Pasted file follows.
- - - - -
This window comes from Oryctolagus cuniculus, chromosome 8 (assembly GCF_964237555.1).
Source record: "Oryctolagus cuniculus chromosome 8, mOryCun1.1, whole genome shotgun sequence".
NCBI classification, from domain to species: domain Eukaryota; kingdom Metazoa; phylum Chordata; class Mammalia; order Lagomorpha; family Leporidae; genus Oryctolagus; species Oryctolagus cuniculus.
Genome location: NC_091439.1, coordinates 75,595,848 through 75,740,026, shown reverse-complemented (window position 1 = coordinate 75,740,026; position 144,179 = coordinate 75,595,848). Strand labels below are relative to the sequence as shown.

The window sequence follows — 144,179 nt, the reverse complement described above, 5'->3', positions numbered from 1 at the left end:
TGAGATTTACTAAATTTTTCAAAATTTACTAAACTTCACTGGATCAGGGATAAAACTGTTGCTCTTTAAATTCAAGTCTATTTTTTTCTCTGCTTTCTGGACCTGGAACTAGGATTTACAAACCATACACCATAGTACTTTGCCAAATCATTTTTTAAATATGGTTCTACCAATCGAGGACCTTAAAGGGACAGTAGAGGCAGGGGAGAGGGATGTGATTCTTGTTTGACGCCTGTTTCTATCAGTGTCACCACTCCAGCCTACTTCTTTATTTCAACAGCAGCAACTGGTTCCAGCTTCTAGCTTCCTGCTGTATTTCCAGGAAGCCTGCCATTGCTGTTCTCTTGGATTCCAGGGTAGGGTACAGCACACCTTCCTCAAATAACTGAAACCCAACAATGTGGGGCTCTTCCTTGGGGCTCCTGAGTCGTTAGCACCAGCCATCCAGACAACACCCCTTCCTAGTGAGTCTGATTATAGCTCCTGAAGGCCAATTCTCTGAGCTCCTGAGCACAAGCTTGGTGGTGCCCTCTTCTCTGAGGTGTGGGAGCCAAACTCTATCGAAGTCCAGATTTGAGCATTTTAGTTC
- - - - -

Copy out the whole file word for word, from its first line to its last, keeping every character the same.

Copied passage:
This window comes from Oryctolagus cuniculus, chromosome 8 (assembly GCF_964237555.1).
Source record: "Oryctolagus cuniculus chromosome 8, mOryCun1.1, whole genome shotgun sequence".
NCBI classification, from domain to species: domain Eukaryota; kingdom Metazoa; phylum Chordata; class Mammalia; order Lagomorpha; family Leporidae; genus Oryctolagus; species Oryctolagus cuniculus.
Genome location: NC_091439.1, coordinates 75,595,848 through 75,740,026, shown reverse-complemented (window position 1 = coordinate 75,740,026; position 144,179 = coordinate 75,595,848). Strand labels below are relative to the sequence as shown.

The window sequence follows — 144,179 nt, the reverse complement described above, 5'->3', positions numbered from 1 at the left end:
TGAGATTTACTAAATTTTTCAAAATTTACTAAACTTCACTGGATCAGGGATAAAACTGTTGCTCTTTAAATTCAAGTCTATTTTTTTCTCTGCTTTCTGGACCTGGAACTAGGATTTACAAACCATACACCATAGTACTTTGCCAAATCATTTTTTAAATATGGTTCTACCAATCGAGGACCTTAAAGGGACAGTAGAGGCAGGGGAGAGGGATGTGATTCTTGTTTGACGCCTGTTTCTATCAGTGTCACCACTCCAGCCTACTTCTTTATTTCAACAGCAGCAACTGGTTCCAGCTTCTAGCTTCCTGCTGTATTTCCAGGAAGCCTGCCATTGCTGTTCTCTTGGATTCCAGGGTAGGGTACAGCACACCTTCCTCAAATAACTGAAACCCAACAATGTGGGGCTCTTCCTTGGGGCTCCTGAGTCGTTAGCACCAGCCATCCAGACAACACCCCTTCCTAGTGAGTCTGATTATAGCTCCTGAAGGCCAATTCTCTGAGCTCCTGAGCACAAGCTTGGTGGTGCCCTCTTCTCTGAGGTGTGGGAGCCAAACTCTATCGAAGTCCAGATTTGAGCATTTTAGTTC